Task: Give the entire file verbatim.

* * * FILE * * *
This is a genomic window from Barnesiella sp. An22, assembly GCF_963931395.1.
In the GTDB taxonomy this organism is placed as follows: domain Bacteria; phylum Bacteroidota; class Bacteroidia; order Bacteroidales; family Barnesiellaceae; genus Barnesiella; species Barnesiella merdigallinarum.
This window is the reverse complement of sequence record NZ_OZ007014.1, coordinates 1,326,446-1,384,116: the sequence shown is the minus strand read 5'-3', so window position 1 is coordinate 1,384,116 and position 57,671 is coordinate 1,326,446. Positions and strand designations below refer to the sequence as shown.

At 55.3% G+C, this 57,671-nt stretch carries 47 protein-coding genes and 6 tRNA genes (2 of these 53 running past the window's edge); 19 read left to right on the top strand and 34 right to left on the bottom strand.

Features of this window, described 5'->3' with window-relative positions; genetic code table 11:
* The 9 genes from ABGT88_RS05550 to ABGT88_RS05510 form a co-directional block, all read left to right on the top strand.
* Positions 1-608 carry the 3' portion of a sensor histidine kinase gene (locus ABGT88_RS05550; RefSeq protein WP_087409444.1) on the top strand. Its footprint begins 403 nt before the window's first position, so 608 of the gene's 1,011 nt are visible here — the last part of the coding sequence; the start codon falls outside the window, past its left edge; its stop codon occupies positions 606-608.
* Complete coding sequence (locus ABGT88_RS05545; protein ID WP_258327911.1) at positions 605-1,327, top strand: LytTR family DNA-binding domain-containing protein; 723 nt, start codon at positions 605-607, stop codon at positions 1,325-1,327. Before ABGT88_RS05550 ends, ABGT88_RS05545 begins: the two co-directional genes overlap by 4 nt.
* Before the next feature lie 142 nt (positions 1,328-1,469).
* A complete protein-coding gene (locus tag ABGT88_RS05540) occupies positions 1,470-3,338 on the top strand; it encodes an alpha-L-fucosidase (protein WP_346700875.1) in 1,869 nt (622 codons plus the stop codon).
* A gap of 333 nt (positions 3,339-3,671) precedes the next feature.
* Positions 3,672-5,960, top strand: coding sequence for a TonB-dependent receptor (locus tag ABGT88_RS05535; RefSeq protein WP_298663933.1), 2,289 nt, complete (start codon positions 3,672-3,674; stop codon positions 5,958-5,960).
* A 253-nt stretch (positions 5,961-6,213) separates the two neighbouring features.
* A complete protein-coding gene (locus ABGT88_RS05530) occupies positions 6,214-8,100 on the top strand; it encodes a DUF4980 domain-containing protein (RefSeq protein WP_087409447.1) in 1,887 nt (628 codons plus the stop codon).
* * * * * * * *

This is a genomic window from Barnesiella sp. An22, assembly GCF_963931395.1.
In the GTDB taxonomy this organism is placed as follows: domain Bacteria; phylum Bacteroidota; class Bacteroidia; order Bacteroidales; family Barnesiellaceae; genus Barnesiella; species Barnesiella merdigallinarum.
This window is the reverse complement of sequence record NZ_OZ007014.1, coordinates 1,326,446-1,384,116: the sequence shown is the minus strand read 5'-3', so window position 1 is coordinate 1,384,116 and position 57,671 is coordinate 1,326,446. Positions and strand designations below refer to the sequence as shown.

At 55.3% G+C, this 57,671-nt stretch carries 47 protein-coding genes and 6 tRNA genes (2 of these 53 running past the window's edge); 19 read left to right on the top strand and 34 right to left on the bottom strand.

Features of this window, described 5'->3' with window-relative positions; genetic code table 11:
* The 9 genes from ABGT88_RS05550 to ABGT88_RS05510 form a co-directional block, all read left to right on the top strand.
* Positions 1-608 carry the 3' portion of a sensor histidine kinase gene (locus ABGT88_RS05550; RefSeq protein WP_087409444.1) on the top strand. Its footprint begins 403 nt before the window's first position, so 608 of the gene's 1,011 nt are visible here — the last part of the coding sequence; the start codon falls outside the window, past its left edge; its stop codon occupies positions 606-608.
* Complete coding sequence (locus ABGT88_RS05545; protein ID WP_258327911.1) at positions 605-1,327, top strand: LytTR family DNA-binding domain-containing protein; 723 nt, start codon at positions 605-607, stop codon at positions 1,325-1,327. Before ABGT88_RS05550 ends, ABGT88_RS05545 begins: the two co-directional genes overlap by 4 nt.
* Before the next feature lie 142 nt (positions 1,328-1,469).
* A complete protein-coding gene (locus tag ABGT88_RS05540) occupies positions 1,470-3,338 on the top strand; it encodes an alpha-L-fucosidase (protein WP_346700875.1) in 1,869 nt (622 codons plus the stop codon).
* A gap of 333 nt (positions 3,339-3,671) precedes the next feature.
* Positions 3,672-5,960, top strand: coding sequence for a TonB-dependent receptor (locus tag ABGT88_RS05535; RefSeq protein WP_298663933.1), 2,289 nt, complete (start codon positions 3,672-3,674; stop codon positions 5,958-5,960).
* A 253-nt stretch (positions 5,961-6,213) separates the two neighbouring features.
* A complete protein-coding gene (locus ABGT88_RS05530) occupies positions 6,214-8,100 on the top strand; it encodes a DUF4980 domain-containing protein (RefSeq protein WP_087409447.1) in 1,887 nt (628 codons plus the stop codon).